Probate paperwork for his father of 1907 indicated that Daniel Polk lived in Kansas City, MO. (See, Source Citation Probate Files, 1880-1961; Author: California. Superior Court (Alameda County); Probate Place: Alameda, California, accessed 04/01/2021.)


His father was the architect, Willis Webb Polk, and brother was the well-known San Francisco architect, Willis J. Polk (1867-1924).

Daniel's mother was the hotel innkeeper and suffrage activist, Endemial Josephine Drane (born 1833 in KY-d. 07/02/1906 in Berkeley, CA)


He wed Alice Grim (born c. 05/1875 in PA) on 12/22/1897 in Brooklyn, NY. (See, Source Information New York, New York, U.S., Extracted Marriage Index, 1866-1937 [database on-line]. Provo, UT, USA: Operations, Inc., 2014, accessed 03/30/2021.)

In 1912, the widowed Alice Polk worked as a dressmaker in New York, NY, and lived at 57 West 111th Street. (See New York, New York, City Directory, 1912, p. 1236.)

By 1931, Alice had employment as an actress in Hollywood. The Beverly Hills, California, City Directory, 1931, (p. 185) indicated that her daughter Endymial Polk was also an actress.


He and Alice had two daughters, Endemial E. Polk, (born c. 1901). and Alice Polk Kegley (born c. 1906-d. 1960) (See, Source Citation The Episcopal Diocese of New York; New York, New York, accessed 03/30/2021.) Endemial was named for Daniel's mother Endemial J. Polk.

Endemial became the salutarian of the Hempsted, Long Island, High School Class of 1920, while her sister Alice, was the valedictorian. (See "Hempstead High School," Brooklyn Daily Eagle, 06/25/1920, p. 10.)

Biographical Notes

San Francisco voter records indicated that Daniel Polk was Caucasian with a dark complexion, stood 5-feet, 8-inches tall, and had brown eyes and black hair. (See, Source Citation California State Library; Sacramento, California; Great Registers, 1866-1898; Collection Number: 4-2A; CSL Roll Number: 90; FHL Roll Number: 977609, accessed 03/30/2021.)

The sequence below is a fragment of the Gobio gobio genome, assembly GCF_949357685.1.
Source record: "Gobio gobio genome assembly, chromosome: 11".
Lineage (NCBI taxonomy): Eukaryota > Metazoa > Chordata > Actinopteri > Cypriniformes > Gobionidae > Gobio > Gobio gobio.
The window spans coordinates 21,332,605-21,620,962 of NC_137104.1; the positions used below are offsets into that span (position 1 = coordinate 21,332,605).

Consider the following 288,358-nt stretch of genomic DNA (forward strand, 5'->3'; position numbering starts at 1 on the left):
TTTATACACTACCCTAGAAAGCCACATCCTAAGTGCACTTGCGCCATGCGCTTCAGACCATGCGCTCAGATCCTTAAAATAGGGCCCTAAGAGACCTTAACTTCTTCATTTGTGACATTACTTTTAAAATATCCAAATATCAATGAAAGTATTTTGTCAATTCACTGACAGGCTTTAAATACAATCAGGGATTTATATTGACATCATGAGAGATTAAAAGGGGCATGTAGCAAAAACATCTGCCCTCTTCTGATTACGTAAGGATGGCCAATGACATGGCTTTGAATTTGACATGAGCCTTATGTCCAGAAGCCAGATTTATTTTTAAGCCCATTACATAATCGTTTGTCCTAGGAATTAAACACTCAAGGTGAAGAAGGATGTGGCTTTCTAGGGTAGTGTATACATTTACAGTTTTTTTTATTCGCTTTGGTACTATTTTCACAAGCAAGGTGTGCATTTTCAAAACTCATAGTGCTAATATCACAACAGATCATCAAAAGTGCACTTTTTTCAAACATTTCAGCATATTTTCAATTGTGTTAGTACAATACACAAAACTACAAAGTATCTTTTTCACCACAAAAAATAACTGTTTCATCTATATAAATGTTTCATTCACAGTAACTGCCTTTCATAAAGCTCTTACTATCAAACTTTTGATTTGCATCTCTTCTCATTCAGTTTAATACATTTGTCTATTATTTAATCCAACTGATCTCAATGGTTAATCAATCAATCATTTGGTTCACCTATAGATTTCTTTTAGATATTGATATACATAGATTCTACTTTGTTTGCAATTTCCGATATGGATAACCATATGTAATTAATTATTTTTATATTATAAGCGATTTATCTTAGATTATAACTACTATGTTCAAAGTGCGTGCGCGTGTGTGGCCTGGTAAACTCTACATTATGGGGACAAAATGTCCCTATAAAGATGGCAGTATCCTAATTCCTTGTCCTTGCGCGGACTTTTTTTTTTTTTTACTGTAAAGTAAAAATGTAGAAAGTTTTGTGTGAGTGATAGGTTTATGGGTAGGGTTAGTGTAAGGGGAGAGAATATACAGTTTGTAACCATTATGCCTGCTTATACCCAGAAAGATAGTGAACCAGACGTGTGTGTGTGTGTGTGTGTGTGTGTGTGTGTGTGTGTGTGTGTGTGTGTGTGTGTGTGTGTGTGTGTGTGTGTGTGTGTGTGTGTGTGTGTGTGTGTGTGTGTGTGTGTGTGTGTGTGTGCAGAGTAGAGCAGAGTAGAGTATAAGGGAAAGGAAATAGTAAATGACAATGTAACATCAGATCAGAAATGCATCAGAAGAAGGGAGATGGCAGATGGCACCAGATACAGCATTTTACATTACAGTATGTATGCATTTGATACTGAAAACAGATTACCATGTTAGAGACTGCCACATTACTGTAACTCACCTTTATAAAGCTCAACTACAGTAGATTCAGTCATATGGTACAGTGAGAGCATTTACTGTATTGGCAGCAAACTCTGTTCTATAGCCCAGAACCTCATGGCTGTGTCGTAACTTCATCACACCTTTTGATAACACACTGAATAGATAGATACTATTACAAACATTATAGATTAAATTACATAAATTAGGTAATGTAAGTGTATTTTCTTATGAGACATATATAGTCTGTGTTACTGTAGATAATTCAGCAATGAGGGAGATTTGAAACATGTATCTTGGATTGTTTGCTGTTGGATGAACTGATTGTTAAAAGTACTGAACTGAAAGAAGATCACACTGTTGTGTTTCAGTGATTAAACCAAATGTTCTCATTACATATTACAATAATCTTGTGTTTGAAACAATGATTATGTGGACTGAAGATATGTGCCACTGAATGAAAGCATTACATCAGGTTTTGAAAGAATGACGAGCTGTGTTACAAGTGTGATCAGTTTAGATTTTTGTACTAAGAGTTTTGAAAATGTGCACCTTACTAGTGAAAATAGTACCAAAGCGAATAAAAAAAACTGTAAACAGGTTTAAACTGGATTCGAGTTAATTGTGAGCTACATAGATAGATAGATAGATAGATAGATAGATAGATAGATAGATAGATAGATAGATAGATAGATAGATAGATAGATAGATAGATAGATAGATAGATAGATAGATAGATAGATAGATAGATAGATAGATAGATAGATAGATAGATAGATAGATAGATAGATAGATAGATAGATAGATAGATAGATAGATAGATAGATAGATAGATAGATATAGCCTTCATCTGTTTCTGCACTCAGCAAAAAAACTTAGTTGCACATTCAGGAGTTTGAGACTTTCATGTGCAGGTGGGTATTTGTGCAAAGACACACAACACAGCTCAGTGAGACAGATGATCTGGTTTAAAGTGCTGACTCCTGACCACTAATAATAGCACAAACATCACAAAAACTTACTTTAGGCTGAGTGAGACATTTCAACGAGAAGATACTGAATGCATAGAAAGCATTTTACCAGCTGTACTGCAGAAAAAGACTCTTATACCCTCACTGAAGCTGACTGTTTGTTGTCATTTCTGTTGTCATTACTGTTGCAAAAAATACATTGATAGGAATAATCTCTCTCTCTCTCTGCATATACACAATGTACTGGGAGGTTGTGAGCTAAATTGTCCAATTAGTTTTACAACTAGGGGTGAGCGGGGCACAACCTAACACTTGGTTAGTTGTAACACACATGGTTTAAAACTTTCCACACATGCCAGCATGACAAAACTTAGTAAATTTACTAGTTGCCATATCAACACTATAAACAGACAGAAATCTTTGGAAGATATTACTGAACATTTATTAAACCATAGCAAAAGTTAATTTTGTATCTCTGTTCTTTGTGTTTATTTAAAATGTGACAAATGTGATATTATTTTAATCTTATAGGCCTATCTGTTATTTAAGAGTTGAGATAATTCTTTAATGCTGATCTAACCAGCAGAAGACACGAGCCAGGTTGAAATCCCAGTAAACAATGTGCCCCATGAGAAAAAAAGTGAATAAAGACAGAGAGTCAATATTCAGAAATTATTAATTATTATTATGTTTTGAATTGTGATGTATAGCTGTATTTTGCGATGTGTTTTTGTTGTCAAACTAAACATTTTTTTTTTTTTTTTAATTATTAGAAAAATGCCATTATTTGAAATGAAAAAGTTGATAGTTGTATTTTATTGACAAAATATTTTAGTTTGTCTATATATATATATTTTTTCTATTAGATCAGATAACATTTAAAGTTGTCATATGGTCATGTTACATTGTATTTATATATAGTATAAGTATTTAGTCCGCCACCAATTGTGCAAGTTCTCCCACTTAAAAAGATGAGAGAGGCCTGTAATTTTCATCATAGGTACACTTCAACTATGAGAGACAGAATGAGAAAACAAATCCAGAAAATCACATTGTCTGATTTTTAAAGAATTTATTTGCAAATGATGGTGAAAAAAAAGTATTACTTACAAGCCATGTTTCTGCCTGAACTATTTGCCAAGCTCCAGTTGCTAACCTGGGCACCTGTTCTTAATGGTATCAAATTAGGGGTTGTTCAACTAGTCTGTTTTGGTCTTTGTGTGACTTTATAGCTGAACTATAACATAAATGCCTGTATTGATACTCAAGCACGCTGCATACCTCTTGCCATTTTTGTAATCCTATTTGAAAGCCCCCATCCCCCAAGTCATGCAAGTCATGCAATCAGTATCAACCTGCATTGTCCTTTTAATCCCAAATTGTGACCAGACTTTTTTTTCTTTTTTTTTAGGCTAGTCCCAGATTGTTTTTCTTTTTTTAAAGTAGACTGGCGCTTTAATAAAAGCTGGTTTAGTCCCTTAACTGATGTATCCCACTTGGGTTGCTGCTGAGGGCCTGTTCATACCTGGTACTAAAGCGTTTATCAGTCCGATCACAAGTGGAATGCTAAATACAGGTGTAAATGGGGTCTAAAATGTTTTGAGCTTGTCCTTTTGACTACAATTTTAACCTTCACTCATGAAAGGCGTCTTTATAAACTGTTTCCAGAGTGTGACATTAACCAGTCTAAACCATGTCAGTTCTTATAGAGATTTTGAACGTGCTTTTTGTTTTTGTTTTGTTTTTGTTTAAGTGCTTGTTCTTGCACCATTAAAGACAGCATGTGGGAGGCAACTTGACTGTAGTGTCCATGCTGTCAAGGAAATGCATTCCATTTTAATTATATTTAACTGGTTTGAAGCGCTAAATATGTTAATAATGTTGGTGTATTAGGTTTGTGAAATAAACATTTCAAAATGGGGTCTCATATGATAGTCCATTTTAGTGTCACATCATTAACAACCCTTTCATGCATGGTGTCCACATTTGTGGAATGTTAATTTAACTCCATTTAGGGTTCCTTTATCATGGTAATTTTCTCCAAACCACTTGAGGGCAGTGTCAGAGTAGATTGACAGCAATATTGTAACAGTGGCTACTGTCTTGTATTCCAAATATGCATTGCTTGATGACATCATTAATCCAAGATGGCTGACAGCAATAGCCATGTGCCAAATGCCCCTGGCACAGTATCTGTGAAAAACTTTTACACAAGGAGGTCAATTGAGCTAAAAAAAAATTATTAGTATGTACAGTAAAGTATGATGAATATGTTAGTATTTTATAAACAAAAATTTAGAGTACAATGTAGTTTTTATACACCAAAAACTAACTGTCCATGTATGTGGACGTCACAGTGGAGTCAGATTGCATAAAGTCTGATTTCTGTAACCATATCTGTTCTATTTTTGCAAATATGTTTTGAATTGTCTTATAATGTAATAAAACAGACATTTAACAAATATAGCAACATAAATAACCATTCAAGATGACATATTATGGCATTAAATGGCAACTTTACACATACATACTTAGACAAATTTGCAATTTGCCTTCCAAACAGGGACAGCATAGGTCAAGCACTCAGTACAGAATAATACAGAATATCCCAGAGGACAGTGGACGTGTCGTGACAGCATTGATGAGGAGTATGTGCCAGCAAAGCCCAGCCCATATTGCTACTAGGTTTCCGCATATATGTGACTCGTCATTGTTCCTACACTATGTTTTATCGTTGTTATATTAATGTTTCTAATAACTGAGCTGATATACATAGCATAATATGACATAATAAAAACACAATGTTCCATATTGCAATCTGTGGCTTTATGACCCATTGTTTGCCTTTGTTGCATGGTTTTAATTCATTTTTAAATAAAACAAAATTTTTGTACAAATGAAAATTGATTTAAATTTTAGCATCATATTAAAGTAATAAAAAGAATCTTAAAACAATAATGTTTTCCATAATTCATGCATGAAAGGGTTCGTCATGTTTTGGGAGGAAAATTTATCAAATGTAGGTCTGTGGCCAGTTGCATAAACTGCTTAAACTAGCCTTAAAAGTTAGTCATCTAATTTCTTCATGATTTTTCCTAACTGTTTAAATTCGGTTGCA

In 1894, Polk was rumored to have been engaged to Rose Splivalo. The San Franicsco Call and the San Francisco Examiner later denied the report, the latter saying: "The reported engagement of Dan Polk, the architect, and Miss Splivalo, daughter of Mr. and Mrs. A.D. Splivalo, is authoritatively denied." (See "Entertainments This Week," San Francisco Examiner, 08/05/1894, p. 17 and "Betrothals," San Francisco Call, 08/06/1894, p. 7.)

Daniel Polk gained fame as a teenage virtuoso on the banjo. An article in Little Rock's Arkansas Daily Gazette said of him in 1884: “Daniel Polk, the champion boy banjo picker of the United States, only 15 years old, is to travel with the ‘Little Twins,’ who will visit Little Rock soon. They are to appear in St. Louis next week.” (See “Theatrical Talk,” Daily Arkansas Gazette, 10/21/1884, p. 4.) Polk contonued to perform with the banjo during early-to-mid-1890s. He entertained at various Bay Area social events and some society charity events. (See, for example, "Helping Orphans: Charity Concert at the Goad Mansion," San Francisco Call, 03/29/1894, p. 7.)

Associated Locations

PCAD id: 3760